“Buy the Election, sell the Inauguration” is the prevailing strategy on Wall Street, as President-Elect Donald Trump formally takes over the reins on 20 January. The upcoming inauguration have prompted Investment banks including Morgan Stanley and Goldman Sachs to issue bearish market forecasts.
Since Mr. Trump’s election in November, markets globally had recorded major gains. There are signs that they are starting to reverse. The Dow Jones Industrial Average has struggled to break through the 20,000 level for half a month, and the S&P 500 Index is experiencing unusually high volatility. Gold prices have rebounded, and 10-year U.S. Treasury yields have declined after reaching 2.6%.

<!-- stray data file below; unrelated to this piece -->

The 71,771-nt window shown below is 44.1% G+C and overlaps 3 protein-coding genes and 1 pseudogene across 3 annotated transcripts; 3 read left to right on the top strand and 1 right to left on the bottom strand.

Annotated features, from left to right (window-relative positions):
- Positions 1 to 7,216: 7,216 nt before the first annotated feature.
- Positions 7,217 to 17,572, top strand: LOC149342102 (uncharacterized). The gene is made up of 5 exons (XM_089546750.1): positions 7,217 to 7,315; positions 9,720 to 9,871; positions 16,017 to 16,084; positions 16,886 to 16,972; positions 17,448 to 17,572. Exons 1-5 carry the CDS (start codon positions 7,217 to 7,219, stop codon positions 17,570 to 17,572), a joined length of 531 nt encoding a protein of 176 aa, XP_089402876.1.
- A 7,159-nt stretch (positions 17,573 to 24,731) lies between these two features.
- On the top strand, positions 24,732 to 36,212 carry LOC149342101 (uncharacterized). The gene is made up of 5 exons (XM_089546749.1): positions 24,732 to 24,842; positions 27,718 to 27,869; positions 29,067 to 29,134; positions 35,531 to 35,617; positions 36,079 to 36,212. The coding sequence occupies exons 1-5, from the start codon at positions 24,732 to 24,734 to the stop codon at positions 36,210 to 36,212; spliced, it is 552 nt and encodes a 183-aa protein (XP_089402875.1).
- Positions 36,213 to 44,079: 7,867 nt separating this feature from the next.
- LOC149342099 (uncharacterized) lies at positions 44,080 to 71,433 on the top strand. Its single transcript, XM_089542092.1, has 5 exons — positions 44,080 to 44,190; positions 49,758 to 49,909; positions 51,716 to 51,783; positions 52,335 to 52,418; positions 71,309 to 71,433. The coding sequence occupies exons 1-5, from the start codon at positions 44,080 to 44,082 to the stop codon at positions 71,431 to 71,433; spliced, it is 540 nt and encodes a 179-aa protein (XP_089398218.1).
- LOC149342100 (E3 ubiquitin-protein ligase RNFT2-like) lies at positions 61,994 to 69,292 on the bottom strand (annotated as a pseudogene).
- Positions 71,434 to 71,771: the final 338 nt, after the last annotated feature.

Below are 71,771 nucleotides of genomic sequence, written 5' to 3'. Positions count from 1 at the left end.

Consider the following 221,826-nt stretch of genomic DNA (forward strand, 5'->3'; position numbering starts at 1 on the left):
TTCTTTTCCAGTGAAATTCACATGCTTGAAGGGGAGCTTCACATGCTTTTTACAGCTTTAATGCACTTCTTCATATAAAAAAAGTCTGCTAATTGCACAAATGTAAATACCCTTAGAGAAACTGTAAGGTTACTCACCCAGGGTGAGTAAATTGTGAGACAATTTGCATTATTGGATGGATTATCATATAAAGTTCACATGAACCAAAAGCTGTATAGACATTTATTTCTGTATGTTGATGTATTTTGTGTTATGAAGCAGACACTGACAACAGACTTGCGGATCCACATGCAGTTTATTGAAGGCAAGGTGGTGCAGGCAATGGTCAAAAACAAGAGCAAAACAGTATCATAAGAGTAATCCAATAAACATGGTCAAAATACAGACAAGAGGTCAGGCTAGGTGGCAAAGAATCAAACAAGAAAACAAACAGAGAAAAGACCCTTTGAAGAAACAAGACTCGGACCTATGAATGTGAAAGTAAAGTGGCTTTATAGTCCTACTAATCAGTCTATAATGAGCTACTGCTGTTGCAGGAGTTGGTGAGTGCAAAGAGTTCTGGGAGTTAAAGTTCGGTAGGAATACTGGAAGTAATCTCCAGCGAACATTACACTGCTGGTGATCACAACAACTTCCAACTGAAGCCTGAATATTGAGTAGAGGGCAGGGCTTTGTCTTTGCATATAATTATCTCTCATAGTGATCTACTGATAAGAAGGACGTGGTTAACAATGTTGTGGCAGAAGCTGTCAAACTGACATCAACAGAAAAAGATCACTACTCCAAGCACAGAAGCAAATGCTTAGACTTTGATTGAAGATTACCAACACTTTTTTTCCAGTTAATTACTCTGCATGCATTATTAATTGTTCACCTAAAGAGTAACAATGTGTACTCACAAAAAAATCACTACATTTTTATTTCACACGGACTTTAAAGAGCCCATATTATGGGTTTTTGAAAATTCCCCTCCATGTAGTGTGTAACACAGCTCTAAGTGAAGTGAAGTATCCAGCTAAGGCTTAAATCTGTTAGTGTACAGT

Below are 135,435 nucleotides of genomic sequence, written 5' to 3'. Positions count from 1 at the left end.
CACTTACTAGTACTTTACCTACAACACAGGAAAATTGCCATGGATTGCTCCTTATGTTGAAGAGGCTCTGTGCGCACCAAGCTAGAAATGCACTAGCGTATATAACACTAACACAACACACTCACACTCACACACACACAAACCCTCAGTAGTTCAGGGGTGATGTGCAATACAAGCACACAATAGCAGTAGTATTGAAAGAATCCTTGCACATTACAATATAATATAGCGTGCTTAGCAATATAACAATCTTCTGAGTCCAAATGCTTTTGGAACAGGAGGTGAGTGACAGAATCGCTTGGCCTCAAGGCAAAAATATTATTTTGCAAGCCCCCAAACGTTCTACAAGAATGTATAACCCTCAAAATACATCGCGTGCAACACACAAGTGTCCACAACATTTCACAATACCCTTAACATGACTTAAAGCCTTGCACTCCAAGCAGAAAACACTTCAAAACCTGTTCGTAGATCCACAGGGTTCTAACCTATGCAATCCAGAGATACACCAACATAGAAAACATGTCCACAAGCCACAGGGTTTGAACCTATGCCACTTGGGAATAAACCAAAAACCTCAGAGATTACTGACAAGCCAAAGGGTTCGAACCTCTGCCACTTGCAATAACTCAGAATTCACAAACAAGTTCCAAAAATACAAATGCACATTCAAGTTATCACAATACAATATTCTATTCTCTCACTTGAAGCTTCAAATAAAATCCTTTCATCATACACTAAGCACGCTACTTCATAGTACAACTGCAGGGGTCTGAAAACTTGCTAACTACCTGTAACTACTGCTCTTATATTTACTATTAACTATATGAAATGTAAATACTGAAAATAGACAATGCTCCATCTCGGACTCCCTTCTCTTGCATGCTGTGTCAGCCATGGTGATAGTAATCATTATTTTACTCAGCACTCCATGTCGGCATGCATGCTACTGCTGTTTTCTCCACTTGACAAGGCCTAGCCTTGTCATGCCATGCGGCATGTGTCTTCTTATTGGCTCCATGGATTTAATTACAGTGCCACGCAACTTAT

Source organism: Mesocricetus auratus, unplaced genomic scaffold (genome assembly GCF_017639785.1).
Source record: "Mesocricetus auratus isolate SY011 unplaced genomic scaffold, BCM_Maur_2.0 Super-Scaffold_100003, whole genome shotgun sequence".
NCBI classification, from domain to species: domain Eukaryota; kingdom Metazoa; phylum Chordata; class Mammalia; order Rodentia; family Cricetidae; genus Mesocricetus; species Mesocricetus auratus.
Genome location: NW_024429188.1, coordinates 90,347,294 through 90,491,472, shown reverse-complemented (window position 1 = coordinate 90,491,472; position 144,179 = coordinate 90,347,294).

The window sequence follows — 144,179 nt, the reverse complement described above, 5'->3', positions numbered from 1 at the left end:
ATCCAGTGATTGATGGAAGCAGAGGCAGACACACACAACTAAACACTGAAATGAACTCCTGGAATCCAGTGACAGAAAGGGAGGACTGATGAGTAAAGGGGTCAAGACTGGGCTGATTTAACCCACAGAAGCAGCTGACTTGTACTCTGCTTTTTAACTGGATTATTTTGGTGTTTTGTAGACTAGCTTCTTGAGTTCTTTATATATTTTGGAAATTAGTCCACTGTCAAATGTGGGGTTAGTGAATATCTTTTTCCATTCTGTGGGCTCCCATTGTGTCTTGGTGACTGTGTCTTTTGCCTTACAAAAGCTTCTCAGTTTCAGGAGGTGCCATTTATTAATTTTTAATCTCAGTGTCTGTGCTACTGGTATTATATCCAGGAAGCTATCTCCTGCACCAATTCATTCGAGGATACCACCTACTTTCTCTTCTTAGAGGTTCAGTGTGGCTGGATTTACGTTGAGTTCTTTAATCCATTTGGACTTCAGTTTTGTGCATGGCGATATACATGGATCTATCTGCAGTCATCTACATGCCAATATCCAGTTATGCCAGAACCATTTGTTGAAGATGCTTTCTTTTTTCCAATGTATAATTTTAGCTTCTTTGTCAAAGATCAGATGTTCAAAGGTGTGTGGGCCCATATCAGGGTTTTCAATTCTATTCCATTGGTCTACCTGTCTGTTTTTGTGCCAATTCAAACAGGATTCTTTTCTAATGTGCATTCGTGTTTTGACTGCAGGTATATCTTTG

According to Goldman Sachs, any bull market for U.S. stocks will last no more than 90 days. Morgan Stanley said markets may have peaked in the short term. Mr. Trump’s inauguration may prove to be a key inflection point.
Investors around the world are uneasy about Mr. Trump’s trade policies. He told the Wall Street Journal last week that the dollar was "too strong" because China deliberately let the yuan depreciate, setting off volatility in global currency markets.
This week, Chinese President Xi Jinping warned against trade protectionism at the World Economic Forum at Davos. Mr. Xi again said China won’t try to lower the yuan’s value to gain trade advantages. In the past week, there had been a strong rally in the yuan, which rose to the strongest level in two months.